The Sarbanes Oxley Act of 2002 is a federal legislation passed on July 30, 2002 in the wake of major corporate and accounting failures that cost the investors billions of dollars when stock prices collapsed shaking public confidence in the US capital markets. This legislation is also called Public Company Accounting Reform and Investor Protection Act of 2002.
This Sarbanes Oxley Act has raised standards for compliance and reporting for the boards of all US public companies listed on any US stock exchange, their management and public accounting firms. It does not apply to privately or closely held companies. The Act covers different matters ranging from provisions for enhanced corporate responsibilities to increased criminal penalties. The Act also seeks to strengthen corporate accounting control mechanisms.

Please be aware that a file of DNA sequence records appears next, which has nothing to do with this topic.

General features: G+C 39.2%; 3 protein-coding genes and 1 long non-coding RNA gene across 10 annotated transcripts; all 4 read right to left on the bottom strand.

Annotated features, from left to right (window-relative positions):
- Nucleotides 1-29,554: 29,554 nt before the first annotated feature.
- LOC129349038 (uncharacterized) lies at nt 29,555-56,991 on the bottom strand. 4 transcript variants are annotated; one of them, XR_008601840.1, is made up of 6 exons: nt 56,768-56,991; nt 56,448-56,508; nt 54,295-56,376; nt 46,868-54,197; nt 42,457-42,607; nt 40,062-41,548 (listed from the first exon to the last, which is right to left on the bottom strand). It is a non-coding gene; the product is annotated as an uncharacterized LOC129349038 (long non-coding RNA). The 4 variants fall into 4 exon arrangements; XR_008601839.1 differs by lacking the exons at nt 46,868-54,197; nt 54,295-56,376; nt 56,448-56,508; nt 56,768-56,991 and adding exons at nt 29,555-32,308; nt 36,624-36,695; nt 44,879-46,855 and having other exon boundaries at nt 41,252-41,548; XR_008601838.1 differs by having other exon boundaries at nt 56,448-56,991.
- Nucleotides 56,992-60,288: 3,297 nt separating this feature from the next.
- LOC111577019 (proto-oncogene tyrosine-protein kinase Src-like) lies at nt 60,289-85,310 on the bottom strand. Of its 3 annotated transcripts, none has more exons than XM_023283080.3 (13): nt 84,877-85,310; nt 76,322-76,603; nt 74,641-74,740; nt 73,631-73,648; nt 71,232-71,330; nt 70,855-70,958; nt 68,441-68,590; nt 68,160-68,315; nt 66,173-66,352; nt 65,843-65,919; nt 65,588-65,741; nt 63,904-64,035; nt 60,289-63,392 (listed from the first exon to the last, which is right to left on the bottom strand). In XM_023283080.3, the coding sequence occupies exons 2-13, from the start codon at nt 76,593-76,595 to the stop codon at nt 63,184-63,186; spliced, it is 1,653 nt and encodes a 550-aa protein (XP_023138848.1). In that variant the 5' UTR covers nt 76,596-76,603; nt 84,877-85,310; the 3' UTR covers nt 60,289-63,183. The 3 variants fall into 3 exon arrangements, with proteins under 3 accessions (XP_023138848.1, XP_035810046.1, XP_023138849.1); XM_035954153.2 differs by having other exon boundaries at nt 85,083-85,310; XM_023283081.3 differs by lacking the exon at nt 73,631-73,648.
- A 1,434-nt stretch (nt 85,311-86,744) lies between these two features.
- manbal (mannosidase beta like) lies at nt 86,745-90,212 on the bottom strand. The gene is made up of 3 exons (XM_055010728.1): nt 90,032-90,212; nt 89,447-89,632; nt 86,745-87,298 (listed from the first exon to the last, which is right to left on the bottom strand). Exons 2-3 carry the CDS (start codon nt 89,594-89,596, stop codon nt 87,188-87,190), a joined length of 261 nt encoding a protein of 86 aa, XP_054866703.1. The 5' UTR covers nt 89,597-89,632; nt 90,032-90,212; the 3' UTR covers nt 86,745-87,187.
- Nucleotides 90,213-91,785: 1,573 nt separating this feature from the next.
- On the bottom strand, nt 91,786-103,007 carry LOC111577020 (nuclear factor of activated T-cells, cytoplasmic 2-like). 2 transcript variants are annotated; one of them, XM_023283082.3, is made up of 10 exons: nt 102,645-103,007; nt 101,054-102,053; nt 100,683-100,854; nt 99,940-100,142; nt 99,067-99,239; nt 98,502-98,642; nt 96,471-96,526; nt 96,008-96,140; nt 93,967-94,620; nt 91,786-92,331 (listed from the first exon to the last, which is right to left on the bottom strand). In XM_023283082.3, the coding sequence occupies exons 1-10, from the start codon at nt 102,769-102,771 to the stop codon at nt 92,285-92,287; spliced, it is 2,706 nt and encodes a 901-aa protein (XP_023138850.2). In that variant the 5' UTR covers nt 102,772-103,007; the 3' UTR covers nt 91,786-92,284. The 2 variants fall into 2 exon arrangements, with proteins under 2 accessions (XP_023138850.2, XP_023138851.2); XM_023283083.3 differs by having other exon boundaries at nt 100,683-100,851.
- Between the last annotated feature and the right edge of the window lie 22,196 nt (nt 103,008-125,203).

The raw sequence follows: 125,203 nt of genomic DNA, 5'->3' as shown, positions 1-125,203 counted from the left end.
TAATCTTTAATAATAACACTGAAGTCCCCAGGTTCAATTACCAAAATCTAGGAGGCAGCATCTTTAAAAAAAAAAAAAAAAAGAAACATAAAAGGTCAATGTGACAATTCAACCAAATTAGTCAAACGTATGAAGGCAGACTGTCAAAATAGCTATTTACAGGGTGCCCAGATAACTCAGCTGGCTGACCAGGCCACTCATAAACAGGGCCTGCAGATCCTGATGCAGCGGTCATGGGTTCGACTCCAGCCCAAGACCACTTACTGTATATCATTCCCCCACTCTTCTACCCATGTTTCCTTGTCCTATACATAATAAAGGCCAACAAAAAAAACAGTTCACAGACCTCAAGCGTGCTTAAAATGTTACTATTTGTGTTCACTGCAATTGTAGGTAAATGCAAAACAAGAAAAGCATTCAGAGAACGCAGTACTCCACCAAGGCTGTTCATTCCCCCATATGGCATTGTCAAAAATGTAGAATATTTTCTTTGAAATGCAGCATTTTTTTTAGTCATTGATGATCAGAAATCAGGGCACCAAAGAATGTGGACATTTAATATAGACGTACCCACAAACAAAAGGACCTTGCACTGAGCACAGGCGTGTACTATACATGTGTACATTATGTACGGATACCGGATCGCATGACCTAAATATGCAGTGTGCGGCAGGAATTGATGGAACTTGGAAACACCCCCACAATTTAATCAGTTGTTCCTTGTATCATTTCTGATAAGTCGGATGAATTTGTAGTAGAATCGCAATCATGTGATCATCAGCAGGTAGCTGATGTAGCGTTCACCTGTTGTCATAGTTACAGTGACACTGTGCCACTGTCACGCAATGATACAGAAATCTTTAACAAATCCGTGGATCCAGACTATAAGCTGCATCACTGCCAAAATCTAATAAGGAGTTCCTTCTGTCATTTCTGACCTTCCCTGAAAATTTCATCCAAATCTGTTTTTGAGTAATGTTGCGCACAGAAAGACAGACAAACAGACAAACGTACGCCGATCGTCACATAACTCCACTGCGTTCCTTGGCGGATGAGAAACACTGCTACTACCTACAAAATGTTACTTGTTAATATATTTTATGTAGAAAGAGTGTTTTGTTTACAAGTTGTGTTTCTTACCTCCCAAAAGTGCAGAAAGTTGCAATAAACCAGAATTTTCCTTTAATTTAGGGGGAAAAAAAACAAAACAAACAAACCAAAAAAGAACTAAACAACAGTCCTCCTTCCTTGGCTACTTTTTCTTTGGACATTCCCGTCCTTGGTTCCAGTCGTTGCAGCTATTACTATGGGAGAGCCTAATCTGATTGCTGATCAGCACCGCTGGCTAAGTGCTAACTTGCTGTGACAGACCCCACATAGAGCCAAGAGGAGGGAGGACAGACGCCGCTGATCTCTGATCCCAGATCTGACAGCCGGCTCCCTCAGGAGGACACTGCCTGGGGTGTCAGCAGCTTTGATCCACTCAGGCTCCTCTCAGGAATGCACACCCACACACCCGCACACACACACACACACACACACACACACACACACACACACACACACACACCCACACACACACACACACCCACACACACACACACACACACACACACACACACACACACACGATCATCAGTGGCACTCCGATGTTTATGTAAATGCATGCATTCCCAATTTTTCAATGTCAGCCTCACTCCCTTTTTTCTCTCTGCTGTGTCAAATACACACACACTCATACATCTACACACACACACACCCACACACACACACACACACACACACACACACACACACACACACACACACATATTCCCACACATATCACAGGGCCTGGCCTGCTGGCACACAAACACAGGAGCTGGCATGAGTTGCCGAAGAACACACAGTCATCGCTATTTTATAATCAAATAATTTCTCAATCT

The Act has set up a quasi public agency, the Public Company Accounting Oversight Board charged with monitoring and disciplining accounting firms in their function as auditors of public companies. This Act also addresses contemporary issues in corporate management like good corporate governance, independence of the auditor, enhanced financial disclosure norms and internal control assessment.
Section 404 of the Act mandates the company management and the external auditor to report on the adequacy of the company’s internal control over its financial reporting. This is an expensive and burdensome proposition for the companies. That is why section 404 is the most contentious part of the legislation.
The undesirable side effect of Sarbanes Oxley Act of 2002 is also manifest in burdensome nature of the Act due to its stringent and rigorous conditions that have forced many small US companies and foreign companies to deregister from the US stock exchanges.